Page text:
Brewing, at least, is the simplest system. Every potion you can make is kept in your recipe book; each one requires a certain mixture of magical elements, called Magamins. These are helpfully noted by color and letter, so the game is accessible to everyone. Throwing certain ingredients in the cauldron increases the concentration, and the closer you are to a precise balance with only the required elements and nothing else, the better your brew will turn out. Simple enough, right?

It actually gets a little more complicated with the addition of traits (things that make potions taste better or worse, smell better or worse, and so forth), but the basic system works solidly for how you need to play the game. But at the start of the game, you can only buy the most basic and kind of garbage ingredients… which means you need to get new ingredients, something you accomplish by sending Mint out on expeditions to harvest them and paying Baptiste to fund larger adventuring quests. You can then feed an ingredient to Quinn, at which point they will add it to their stock for the next day.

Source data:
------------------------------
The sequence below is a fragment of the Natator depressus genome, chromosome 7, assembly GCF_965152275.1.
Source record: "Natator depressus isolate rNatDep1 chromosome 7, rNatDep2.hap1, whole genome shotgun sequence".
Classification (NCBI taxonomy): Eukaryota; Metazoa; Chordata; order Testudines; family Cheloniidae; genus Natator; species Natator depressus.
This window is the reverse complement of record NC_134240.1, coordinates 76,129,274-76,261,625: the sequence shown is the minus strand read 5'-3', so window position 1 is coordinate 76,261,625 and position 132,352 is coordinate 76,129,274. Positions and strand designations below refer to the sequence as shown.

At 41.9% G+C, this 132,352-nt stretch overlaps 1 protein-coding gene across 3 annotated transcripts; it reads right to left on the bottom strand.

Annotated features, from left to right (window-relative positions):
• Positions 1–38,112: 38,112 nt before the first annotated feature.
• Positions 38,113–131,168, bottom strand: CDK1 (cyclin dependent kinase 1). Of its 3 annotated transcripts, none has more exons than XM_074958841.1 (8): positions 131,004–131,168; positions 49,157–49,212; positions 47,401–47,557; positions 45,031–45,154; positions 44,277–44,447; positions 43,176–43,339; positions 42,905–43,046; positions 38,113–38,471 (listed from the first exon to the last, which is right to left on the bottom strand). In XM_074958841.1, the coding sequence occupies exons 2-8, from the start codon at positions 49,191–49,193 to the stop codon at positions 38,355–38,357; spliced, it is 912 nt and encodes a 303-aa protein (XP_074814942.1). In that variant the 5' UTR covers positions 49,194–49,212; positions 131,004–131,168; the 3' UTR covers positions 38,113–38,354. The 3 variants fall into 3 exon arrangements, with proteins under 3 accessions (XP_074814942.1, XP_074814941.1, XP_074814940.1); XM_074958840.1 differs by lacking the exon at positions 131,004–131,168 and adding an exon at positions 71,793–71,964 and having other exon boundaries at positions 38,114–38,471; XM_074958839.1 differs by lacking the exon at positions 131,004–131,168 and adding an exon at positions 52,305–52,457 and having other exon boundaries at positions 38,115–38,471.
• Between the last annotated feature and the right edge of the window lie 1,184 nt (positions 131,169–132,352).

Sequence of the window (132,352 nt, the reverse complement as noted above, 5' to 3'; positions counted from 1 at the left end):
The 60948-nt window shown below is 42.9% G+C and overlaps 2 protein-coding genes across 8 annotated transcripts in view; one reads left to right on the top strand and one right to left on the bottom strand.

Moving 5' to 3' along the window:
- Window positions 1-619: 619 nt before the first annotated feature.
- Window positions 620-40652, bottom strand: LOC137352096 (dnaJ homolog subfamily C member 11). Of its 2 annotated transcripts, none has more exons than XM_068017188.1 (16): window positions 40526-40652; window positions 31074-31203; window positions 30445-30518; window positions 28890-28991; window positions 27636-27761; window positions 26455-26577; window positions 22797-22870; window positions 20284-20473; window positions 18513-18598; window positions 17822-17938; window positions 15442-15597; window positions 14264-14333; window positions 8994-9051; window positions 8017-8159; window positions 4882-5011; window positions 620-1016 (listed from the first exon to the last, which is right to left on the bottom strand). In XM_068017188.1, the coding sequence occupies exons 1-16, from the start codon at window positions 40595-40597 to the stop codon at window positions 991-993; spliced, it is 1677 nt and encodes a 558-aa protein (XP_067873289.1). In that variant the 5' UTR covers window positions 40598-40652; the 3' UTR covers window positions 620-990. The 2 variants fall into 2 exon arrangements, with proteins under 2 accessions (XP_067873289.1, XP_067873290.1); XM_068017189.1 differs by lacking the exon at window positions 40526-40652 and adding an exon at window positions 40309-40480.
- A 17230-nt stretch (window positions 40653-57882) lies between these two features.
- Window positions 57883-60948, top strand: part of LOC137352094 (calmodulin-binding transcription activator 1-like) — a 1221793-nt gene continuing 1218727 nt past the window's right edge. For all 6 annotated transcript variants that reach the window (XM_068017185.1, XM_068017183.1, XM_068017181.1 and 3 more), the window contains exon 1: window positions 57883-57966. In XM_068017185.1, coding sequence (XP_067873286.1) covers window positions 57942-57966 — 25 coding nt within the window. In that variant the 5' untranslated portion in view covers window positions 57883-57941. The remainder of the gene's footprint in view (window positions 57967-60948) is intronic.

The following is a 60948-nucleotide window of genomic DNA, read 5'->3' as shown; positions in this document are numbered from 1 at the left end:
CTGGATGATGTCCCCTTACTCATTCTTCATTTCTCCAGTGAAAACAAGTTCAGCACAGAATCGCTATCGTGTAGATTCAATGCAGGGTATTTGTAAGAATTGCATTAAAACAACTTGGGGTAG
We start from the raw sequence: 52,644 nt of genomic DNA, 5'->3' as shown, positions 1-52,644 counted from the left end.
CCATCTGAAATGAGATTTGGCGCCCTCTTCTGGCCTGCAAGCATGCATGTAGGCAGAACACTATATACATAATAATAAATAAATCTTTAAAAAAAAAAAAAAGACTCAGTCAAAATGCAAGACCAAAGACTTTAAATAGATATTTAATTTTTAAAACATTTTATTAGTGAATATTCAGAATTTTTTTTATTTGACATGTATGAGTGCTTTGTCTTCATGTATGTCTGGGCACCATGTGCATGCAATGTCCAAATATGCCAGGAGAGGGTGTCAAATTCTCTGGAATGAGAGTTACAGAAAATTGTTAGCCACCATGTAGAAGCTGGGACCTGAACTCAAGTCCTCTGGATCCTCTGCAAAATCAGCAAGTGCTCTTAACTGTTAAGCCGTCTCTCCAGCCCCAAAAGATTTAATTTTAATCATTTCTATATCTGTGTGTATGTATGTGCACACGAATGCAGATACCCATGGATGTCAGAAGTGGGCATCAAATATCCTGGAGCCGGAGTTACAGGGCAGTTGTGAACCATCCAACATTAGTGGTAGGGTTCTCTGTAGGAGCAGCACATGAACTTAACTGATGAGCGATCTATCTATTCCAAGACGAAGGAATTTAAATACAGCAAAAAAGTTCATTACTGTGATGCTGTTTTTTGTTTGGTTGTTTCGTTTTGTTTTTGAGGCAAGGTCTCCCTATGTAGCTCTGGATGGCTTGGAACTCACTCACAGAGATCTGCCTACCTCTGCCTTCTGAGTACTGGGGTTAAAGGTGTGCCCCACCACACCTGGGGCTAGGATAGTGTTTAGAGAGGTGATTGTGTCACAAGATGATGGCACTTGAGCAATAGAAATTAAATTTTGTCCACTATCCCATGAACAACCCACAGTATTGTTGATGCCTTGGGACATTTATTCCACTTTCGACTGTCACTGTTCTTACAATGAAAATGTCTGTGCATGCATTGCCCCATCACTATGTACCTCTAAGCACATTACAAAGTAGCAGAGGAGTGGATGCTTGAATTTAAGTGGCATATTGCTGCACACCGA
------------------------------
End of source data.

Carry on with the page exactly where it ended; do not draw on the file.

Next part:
Of course, that’s just assembling your stock. Whenever someone buys a potion, you start haggling, which takes the form of a deckbuilding game. Sylvia learns new techniques from her relationships with others, but the focus of the game is straightforward. Each customer has a certain amount of Patience, and if you reach the end of it without closing the sale, they’ll leave. Sylvia has to build up their interest (thus raising the price) by playing cards, while also shielding herself from stress and keeping an eye on the overall patience remaining.

Remember ages ago when I reviewed Signs of the Sojourner and noted that its card-based mechanics really didn’t work for conversation? This is the opposite of that system. All of the cards have comprehensible effects, the fiction and mechanics line up nicely, and I actually enjoyed every haggling session while managing Sylvia’s stress and trying to find the right balance of cards to play and keep in my deck. It was fun from start to finish.